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Promoting Inclusive Markets and Financial Systems

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Financial Services Can Help Avert Crisis in Today’s World: Here’s What We Have to Get Right.

Building access to financial services has long been a pillar of poverty reduction efforts.  But what do financial services mean in a context when these very efforts are repeatedly derailed or set-back by global shocks and stresses? Here’s what we have to get right for financial services to make a difference for resilience.

Scientists warn the 2015 El Niño could be the strongest and longest recorded, continuing well into 2016.  If predictions hold true, droughts, floods, heat waves, and cyclones across Asia and Africa could set millions emerging out of poverty back below the poverty threshold.  Millions already in extreme poverty would be in crisis.  The effects of such disasters are often most pronounced in contexts marked by inequality, weak governance and deep-rooted grievances. Scholars recognize that severe droughts in Syria led to crop loss, food price shocks and a large, disenchanted urban migrant population, aggravating political grievances and hastening what now marks the worst, protracted humanitarian crisis of modern times.  The real danger from a bad El Niño lies in its connectedness to other modern-day risks, and their combined potential long-term effects.

The international development community has recently and rightfully placed disaster risk reduction and resilience at the forefront of the global agenda.  At Mercy Corps, we have made it a global agency priority to test what really matters for resilience in different contexts, and understand what exactly traditional humanitarian assistance must do differently to meet this imperative.

From conflict-ridden Somalia to storm-battered Philippines, Mercy Corps’ research and experience has shown that financial services are an essential building block of resilience.  As a coping strategy, savings, credit, and cash transfers provide shock-affected households with secure sources of cash for food purchases, and restoring or branching out into new income sources which in turn keep markets going.  These same services help keep children in school and preserve productive assets. Insurance mitigates the effects of disease, death, or asset loss, helping families get back on track.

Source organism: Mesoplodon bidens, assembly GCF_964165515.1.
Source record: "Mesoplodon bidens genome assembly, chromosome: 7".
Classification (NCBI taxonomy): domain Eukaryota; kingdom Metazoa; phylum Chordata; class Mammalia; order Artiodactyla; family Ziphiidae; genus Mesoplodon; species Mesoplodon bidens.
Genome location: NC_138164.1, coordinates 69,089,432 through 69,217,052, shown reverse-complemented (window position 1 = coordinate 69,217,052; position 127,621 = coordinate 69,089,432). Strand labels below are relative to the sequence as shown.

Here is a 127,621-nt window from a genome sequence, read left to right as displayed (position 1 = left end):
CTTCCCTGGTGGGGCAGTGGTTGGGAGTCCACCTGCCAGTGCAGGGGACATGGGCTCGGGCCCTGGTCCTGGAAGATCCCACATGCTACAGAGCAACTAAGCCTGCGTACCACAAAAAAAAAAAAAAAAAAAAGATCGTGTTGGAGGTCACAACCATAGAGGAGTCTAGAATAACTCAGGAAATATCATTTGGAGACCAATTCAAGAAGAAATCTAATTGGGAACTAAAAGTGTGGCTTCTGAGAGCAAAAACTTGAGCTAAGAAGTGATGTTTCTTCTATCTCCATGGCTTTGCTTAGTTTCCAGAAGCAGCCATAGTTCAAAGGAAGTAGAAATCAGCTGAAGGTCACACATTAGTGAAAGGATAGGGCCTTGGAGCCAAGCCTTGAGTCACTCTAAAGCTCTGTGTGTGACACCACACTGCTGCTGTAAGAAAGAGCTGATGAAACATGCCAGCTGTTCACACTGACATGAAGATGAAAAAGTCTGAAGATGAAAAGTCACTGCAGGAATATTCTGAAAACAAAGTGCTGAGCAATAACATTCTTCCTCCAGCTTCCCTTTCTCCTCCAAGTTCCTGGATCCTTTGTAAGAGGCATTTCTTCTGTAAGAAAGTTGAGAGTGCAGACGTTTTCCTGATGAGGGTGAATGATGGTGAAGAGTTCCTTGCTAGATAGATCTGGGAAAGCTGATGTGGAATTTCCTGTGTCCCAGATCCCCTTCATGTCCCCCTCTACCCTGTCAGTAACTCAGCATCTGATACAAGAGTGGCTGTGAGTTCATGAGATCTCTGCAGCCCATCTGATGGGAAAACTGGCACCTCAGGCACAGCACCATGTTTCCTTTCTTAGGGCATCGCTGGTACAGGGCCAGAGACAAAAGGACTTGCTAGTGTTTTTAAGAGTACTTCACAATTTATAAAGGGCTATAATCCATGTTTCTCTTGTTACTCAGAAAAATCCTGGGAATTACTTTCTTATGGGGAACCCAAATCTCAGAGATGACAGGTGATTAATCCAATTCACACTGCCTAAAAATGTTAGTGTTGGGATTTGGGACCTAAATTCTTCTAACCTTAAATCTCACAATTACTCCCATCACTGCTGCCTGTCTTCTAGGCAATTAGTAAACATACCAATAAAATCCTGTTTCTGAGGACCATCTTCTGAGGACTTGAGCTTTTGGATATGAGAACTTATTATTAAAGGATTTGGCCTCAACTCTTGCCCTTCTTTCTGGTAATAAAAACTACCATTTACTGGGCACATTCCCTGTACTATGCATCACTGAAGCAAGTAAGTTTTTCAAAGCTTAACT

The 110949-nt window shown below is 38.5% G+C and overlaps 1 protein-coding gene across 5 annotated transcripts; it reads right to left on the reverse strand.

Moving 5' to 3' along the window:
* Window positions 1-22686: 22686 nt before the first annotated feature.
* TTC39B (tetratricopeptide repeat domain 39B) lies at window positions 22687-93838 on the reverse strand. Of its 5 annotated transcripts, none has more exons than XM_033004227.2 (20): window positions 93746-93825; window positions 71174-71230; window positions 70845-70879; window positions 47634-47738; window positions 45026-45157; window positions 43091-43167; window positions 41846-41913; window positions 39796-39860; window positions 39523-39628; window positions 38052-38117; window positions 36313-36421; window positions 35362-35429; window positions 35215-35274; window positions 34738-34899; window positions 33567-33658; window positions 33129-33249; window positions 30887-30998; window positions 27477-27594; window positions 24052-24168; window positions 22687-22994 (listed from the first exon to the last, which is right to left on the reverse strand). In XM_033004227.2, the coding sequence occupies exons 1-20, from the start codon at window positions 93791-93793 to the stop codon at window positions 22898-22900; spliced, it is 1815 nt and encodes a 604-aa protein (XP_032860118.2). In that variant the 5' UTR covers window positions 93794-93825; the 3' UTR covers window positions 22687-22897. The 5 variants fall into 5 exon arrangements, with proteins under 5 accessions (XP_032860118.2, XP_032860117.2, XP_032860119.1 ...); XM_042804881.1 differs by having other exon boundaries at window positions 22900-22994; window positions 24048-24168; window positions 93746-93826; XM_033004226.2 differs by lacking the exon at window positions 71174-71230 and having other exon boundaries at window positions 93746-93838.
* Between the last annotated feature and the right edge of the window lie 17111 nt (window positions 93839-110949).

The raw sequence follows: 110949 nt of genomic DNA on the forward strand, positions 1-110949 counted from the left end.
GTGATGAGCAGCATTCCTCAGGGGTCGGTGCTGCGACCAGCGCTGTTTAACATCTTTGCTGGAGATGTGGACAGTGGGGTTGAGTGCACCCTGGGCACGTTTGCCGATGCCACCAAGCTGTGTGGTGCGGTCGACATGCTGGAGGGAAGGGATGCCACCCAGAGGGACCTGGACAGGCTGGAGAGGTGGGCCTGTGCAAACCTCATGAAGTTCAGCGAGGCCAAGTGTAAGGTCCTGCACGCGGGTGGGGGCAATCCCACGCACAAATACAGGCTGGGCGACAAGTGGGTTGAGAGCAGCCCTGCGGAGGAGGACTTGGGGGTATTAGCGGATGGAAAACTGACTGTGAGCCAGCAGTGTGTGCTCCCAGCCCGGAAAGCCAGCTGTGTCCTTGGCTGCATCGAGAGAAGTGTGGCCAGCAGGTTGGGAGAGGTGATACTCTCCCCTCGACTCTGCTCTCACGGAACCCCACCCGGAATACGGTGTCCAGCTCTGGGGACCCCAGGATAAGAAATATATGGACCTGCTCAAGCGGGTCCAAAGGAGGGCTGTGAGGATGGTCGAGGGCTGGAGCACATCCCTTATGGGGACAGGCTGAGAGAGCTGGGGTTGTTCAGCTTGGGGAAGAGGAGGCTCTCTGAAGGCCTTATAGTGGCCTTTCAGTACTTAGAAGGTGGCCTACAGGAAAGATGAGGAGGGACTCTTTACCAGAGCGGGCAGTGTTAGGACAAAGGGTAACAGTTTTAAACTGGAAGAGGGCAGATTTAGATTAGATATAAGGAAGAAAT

Financial services can also help households adapt for the future.  Savings and credit can foster diversification of income streams, investments in improved shelter and more effective livelihood strategies. For example, access to credit that allows the purchase of a clean cook stove, better seed storage or fertilizers, means vulnerable households can reduce unsustainable livelihood practices that escalate land degradation and lead to health hazards. Our work in Ethiopia showed that improved access to credit for input suppliers and buyers can incentivize their expansion to more remote, riskier markets, increasing chances households can get goods to markets even when faced with shocks.

But financial services do not automatically avert crisis.  Research from the Philippines showed that formal savings and credit pre-typhoon did not help Yolanda-affected communities cope in the storm’s aftershock. Resilience assessments from Myanmar showed inflexible credit and resulting debt burden made households more vulnerable to shocks.

In order for financial services to work for resilience, we must be mindful of these risks, and be intentional in how we work with financial services providers and communities to build resilience.  Getting this right will remain an iterative process, but we have a solid foundation for what to keep in mind:

  • Analyze and understand shocks and stresses, who is affected, and how:  Building resilience requires a thorough assessment of hazards and how they affect different segments of society, including gender, ethnic, or religious groups.  This analysis should inform which risks financial services should address, for whom, and how.